"I'm no political strategist, but I think the important thing is just convincing people that the money will be well-spent," he said in an interview. "I think people would prefer not to run a deficit, but if it's, 'Okay, we're going to run a deficit and that means my commute is 15 minutes shorter,' then I think people might be quite happy with that."
Economic team geared to combat Trudeau's inexperience
Liberal Leader Justin Trudeau surprised many by running his campaign on the economy with a message that growth comes before balancing books. But he makes sure part of the message is that he's surrounded by an economic team.
That's largely an effort to combat knocks on Mr. Trudeau's inexperience, but also a bid to highlight experience that rivals in the NDP don't have, in addition to new recruits with business and economics backgrounds.
Three former cabinet ministers, ex-finance minister Ralph Goodale, John McCallum, former Royal Bank economist, and Scott Brison, former public works minister and current finance critic, make up the experience factor. But they also provide a whiff of throwback, so the Liberals have pushed new recruits forward.
They include Bill Morneau, 52, the CEO of Morneau Shepell, a publicly traded human-resources outsourcing firm, who is the blue-chip Bay Street figure in Liberal ranks.
In Manitoba, there's Jim Carr, 63, former president of the Business Council of Manitoba, and in Toronto, author and former financial journalist Chrystia Freeland, 47.
Some of the team is campaign show – Mr. Trudeau hustled former PM and finance minister Paul Martin onto the hustings, backed by more than 20 supposed economic-team members.
But a core group forged an identity on economic issues: pro-business Liberals with an interventionist agenda of infrastructure spending, middle-class tax cuts and, to make it possible, three years of deficits.
Mr. Morneau hinted at the tone during a Liberal convention in Februrary, 2014, when he said business knows you don't cut your way to success; Ms. Freeland, co-chair of Mr. Trudeau's council of advisers with Mr. Brison, led the wonkish work of building a policy direction. - Campbell Clark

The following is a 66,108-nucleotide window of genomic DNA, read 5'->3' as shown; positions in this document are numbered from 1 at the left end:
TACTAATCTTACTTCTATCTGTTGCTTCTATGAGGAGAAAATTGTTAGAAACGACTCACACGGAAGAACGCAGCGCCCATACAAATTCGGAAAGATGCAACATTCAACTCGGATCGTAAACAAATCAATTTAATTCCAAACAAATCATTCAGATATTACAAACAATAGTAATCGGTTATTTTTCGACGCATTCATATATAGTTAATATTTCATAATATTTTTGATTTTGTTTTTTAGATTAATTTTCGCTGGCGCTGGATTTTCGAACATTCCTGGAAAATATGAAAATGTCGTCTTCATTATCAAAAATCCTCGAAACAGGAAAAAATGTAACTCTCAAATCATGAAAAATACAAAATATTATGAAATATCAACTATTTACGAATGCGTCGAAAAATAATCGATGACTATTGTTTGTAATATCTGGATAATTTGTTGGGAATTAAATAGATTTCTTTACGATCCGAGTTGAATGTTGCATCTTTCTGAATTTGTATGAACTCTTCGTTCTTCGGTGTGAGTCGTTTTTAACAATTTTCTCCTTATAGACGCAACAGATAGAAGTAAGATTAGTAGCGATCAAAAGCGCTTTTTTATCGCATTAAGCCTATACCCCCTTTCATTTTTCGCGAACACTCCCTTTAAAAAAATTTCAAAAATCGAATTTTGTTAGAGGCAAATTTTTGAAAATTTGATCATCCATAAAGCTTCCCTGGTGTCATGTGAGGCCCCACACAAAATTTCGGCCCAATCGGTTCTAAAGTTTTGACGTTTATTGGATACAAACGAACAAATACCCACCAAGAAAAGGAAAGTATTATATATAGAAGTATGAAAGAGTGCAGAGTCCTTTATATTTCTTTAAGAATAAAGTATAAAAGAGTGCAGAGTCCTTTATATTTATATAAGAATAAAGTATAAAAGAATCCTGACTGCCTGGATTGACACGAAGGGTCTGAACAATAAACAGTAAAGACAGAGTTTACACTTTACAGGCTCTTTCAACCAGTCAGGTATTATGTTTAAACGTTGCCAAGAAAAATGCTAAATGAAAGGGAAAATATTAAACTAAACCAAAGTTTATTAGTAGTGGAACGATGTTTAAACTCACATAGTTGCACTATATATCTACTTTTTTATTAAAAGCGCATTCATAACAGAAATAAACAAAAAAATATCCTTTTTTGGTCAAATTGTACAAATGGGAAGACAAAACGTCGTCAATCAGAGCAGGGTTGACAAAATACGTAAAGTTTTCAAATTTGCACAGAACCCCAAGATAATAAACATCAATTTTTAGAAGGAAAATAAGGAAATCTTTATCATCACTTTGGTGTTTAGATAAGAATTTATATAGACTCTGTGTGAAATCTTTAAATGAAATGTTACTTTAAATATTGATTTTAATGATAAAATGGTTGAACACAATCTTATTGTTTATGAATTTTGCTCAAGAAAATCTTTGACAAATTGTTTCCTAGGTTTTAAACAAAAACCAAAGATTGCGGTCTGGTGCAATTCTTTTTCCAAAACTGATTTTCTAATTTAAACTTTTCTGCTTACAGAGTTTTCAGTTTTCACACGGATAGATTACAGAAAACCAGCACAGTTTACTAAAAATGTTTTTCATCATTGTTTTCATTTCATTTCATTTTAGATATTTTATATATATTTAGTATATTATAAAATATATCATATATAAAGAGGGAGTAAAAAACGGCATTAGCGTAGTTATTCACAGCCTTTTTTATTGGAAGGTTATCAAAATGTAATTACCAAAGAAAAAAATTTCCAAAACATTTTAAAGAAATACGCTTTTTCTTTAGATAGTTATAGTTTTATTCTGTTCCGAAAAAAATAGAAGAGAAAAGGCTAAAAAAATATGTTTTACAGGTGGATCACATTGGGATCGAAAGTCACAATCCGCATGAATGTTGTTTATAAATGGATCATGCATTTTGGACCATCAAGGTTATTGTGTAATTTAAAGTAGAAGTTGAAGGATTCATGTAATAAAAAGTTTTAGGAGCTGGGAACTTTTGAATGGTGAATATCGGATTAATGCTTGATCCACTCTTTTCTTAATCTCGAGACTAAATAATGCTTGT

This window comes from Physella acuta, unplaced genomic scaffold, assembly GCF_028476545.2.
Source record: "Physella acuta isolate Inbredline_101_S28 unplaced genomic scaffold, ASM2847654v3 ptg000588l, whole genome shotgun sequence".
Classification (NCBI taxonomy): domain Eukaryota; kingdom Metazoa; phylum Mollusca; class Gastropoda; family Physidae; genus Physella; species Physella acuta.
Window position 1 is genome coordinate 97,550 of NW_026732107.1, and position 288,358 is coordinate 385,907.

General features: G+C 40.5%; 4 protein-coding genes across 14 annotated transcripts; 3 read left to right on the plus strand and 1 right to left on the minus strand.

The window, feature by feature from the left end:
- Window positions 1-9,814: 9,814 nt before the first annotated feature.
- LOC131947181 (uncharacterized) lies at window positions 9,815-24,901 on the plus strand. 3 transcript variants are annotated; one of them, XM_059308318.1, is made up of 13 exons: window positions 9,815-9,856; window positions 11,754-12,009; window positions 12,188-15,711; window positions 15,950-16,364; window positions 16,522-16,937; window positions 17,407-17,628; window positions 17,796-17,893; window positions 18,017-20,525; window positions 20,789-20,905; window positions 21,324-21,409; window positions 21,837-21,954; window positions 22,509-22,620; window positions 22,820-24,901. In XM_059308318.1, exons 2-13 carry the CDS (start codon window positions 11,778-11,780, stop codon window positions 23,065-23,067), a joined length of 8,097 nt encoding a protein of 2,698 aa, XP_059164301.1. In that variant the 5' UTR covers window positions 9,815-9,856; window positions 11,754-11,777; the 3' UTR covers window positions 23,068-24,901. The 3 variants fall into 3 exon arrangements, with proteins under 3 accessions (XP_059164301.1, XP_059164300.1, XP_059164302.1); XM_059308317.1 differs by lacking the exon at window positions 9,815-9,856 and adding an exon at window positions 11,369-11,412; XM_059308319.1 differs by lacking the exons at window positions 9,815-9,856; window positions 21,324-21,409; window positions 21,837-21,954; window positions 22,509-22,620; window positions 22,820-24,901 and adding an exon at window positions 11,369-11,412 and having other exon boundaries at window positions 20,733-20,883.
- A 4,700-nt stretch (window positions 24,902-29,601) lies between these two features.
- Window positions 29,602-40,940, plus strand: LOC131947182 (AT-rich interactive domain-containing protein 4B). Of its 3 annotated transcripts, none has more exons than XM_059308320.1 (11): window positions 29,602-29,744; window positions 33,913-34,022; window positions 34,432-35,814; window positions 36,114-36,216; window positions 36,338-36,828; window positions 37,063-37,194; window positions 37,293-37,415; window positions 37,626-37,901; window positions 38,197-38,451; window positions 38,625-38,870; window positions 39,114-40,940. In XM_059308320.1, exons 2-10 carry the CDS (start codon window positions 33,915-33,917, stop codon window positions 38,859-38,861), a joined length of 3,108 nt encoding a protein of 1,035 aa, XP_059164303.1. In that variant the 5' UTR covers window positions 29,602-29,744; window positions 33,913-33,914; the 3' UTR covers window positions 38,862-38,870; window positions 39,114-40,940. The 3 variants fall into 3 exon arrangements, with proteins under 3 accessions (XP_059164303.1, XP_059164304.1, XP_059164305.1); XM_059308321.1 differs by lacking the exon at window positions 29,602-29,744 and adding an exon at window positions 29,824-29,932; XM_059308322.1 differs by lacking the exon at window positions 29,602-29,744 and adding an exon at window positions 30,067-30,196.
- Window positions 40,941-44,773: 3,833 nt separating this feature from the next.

How the Liberals plan to address key campaign issues
The Liberals would introduce a new tax rate of 33 per cent on income of more than $200,000. That would help fund a tax cut on income between $44,701 and $89,401, dropping the rate from 22 per cent to 20.5 per cent.
The Liberals would maintain income splitting for seniors, but cancel it for families with children under 18. The recent near-doubling of the Tax Free Savings Account annual contribution limit would also be cancelled. The Liberals support lowering the small-business tax rate from 11 to 9 per cent, but say they would ensure the cut is not used by wealthy Canadians as a way to avoid taxes.
The Liberals made a major policy splash near the midway point of the campaign, announcing they would run three years of deficits to finance a major spike in infrastructure spending. The party is promising $60-billion in new spending over 10 years on roads, bridges, transit and other projects. Mr. Trudeau said municipalities would set the priorities as to what gets done.
The party is planning to roll out further details on this plan throughout the campaign. Spending would be divided evenly into three categories: public transit, social infrastructure – including social housing, child care and hockey rinks – and green infrastructure, which includes flood protection, waste-water facilities and clean energy.
The party is leaving key details on energy and climate-change policy until after the election, arguing that decisions will be based on discussions with the provinces. Liberal Leader Justin Trudeau has promised federal cash for the provinces to help them implement their climate-change plans. The party promises to encourage renewable energy use across Canada.
The Liberals have not yet announced their manufacturing platform. But they have warned that NDP plans to raise the corporate tax rate will make it harder for Canada to attract manufacturing jobs.
The party is promising to balance the books in the 2019-20 fiscal year after three years of deficits that would help pay for infrastructure spending. The party insists that Canada's debt as a share of the economy will continue to decline over that period. It also promises that the size of annual deficits will not exceed $10-billion.